At long last I got the hobbit costume I started last year finished! The bodice and skirts had been finished for months, but then we moved, and after that I had other things that needed doing before baby arrived. Now though I’ve had the time to work on it, when the children have been sleeping. The other day I finished a shift I’d been working on now and then for a couple of months, and put the finishing touches to a straw bonnet. Everything is hand stitched, partly because Hobbits “did not understand or like machines more complicated than a forge-bellows, a water-mill or a hand-loom” and partly because I am much the same – I usually prefer hand sewing to using the machine.
The shift is made from a thin twill cotton fabric that was in one of twelve banana boxes of fabric I received from a friend a while back. (After going through the contents I kept three or four boxes worth of fabric, and gave away the rest. I’m sure you’ll hear more about that amazing gift, as I can see it being used a lot.) I had to piece it here and there to get a shift from it, and it’s still a bit shorter than I’d have liked. It won’t show under the bodice and skirts though. It uses classic geometric construction (with rectangles for the body, sleeves and cuffs, gussets for under the arms, and gores at the sides), and has a drawstring neck.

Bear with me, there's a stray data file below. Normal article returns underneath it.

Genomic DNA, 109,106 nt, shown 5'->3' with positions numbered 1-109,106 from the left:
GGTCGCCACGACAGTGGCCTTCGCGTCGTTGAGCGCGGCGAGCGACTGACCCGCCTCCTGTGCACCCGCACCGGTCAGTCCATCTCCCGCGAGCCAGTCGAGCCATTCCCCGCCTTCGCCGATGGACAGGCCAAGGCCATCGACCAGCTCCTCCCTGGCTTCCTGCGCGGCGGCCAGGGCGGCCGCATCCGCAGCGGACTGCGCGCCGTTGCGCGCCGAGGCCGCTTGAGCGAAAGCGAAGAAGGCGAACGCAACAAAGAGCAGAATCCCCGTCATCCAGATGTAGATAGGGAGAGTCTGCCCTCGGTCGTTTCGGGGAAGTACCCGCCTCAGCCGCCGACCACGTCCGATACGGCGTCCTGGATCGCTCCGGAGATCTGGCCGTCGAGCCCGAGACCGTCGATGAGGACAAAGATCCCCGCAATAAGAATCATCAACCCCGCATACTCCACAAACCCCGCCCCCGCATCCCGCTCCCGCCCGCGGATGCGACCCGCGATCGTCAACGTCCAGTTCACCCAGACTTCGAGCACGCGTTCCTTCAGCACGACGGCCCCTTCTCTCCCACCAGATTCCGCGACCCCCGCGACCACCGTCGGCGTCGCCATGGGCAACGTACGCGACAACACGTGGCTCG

The bodice is made from several scraps of linen and cotton fabrics in my stash. It’s trimmed with finger loop braids, boned with zip ties and have sewn eyelets for lazing up the back, where a modesty panel covers the gap.
The top skirt is made from what once were cotton curtains from the charity shop. It works the same way as 18th century petticoats, with the front waistband tying in the back, and the back one tying in front. The ties are made from cotton tapes I wove myself, just because I felt like weaving. The bottom skirt is one I made for modern use. It doesn’t show in the pictures, but it’s in olive green raw silk.
As hats and hat sizes are mentioned quite a few times by Hobbits in the books I decided I wanted one. If my hair turned out badly it would also hide the fact that my hair doesn’t like being curled. I could just arrange whatever hair did get curly to frame my face and hide the rest under the bonnet. (It worked very well.) The bonnet is made from an old straw hat, found at a charity shop. It had some severe rifts at one side, so after wetting and reshaping it, I folded and stitched down part of the brim to hide the rifts and make the hat a bit more bonnet shaped. I trimmed it with strips of cotton fabric – the heavy trimming in the back is obviously to hide the rather crude fold in the brim.
When everything was done I pinned my hair up in the hope of it turning out curly over night (sadly, it did not turn out too successfully, but the bonnet saved the day), so I could have a photo shoot of the finished outfit. As it threatened rain we stayed close to the house – in fact we only stepped out in our small garden. We grow potatoes there, which felt like as good a setting as any for a Hobbit.
As you might tell by the surrounding buildings, I portray a Bree Hobbit, with Men for neighbours. Hobbits would never build such tall houses 😉
The outfit has a lot of greens and yellows in it, as those are supposed to be colours favoured by Hobbits. I’m more of a blue, brown and wine red person myself, so I guess I just have to make more Hobbit outfits… I would like one that is more muted, so it could be worn in my modern life without looking too odd. One with a front opening bodice would be good, to make breast feeding easier. A fitted bodice would be nice to wear in my modern life, as it gives some shape and structure to my present post pregnancy fluff.